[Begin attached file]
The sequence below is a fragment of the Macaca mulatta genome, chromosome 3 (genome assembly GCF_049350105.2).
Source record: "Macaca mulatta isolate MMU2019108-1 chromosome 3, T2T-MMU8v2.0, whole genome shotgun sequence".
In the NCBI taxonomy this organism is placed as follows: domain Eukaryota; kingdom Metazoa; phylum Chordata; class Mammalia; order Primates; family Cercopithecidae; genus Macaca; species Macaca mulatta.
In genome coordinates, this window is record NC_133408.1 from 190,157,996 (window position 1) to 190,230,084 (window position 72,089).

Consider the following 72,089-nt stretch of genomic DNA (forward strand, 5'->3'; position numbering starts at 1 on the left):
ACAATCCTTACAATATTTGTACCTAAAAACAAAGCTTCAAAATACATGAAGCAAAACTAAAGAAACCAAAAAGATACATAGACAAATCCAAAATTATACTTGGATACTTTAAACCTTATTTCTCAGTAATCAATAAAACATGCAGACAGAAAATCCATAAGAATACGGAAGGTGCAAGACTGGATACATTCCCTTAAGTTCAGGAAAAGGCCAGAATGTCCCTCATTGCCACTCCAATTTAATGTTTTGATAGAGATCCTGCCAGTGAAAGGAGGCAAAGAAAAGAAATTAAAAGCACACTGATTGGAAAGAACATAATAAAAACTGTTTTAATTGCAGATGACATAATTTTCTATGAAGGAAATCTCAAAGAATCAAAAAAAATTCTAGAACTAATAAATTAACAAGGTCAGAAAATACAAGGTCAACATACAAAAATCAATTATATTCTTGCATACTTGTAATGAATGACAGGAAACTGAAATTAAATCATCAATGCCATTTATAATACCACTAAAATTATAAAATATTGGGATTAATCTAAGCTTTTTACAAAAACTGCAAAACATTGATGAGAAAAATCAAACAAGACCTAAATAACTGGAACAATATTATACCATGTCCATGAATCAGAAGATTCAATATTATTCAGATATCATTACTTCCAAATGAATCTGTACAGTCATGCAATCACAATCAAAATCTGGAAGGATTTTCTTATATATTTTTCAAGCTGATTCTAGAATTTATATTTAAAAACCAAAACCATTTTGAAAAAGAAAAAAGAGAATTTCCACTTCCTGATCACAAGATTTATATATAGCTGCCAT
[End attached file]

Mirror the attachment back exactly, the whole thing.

The sequence below is a fragment of the Macaca mulatta genome, chromosome 3 (genome assembly GCF_049350105.2).
Source record: "Macaca mulatta isolate MMU2019108-1 chromosome 3, T2T-MMU8v2.0, whole genome shotgun sequence".
In the NCBI taxonomy this organism is placed as follows: domain Eukaryota; kingdom Metazoa; phylum Chordata; class Mammalia; order Primates; family Cercopithecidae; genus Macaca; species Macaca mulatta.
In genome coordinates, this window is record NC_133408.1 from 190,157,996 (window position 1) to 190,230,084 (window position 72,089).

Consider the following 72,089-nt stretch of genomic DNA (forward strand, 5'->3'; position numbering starts at 1 on the left):
ACAATCCTTACAATATTTGTACCTAAAAACAAAGCTTCAAAATACATGAAGCAAAACTAAAGAAACCAAAAAGATACATAGACAAATCCAAAATTATACTTGGATACTTTAAACCTTATTTCTCAGTAATCAATAAAACATGCAGACAGAAAATCCATAAGAATACGGAAGGTGCAAGACTGGATACATTCCCTTAAGTTCAGGAAAAGGCCAGAATGTCCCTCATTGCCACTCCAATTTAATGTTTTGATAGAGATCCTGCCAGTGAAAGGAGGCAAAGAAAAGAAATTAAAAGCACACTGATTGGAAAGAACATAATAAAAACTGTTTTAATTGCAGATGACATAATTTTCTATGAAGGAAATCTCAAAGAATCAAAAAAAATTCTAGAACTAATAAATTAACAAGGTCAGAAAATACAAGGTCAACATACAAAAATCAATTATATTCTTGCATACTTGTAATGAATGACAGGAAACTGAAATTAAATCATCAATGCCATTTATAATACCACTAAAATTATAAAATATTGGGATTAATCTAAGCTTTTTACAAAAACTGCAAAACATTGATGAGAAAAATCAAACAAGACCTAAATAACTGGAACAATATTATACCATGTCCATGAATCAGAAGATTCAATATTATTCAGATATCATTACTTCCAAATGAATCTGTACAGTCATGCAATCACAATCAAAATCTGGAAGGATTTTCTTATATATTTTTCAAGCTGATTCTAGAATTTATATTTAAAAACCAAAACCATTTTGAAAAAGAAAAAAGAGAATTTCCACTTCCTGATCACAAGATTTATATATAGCTGCCAT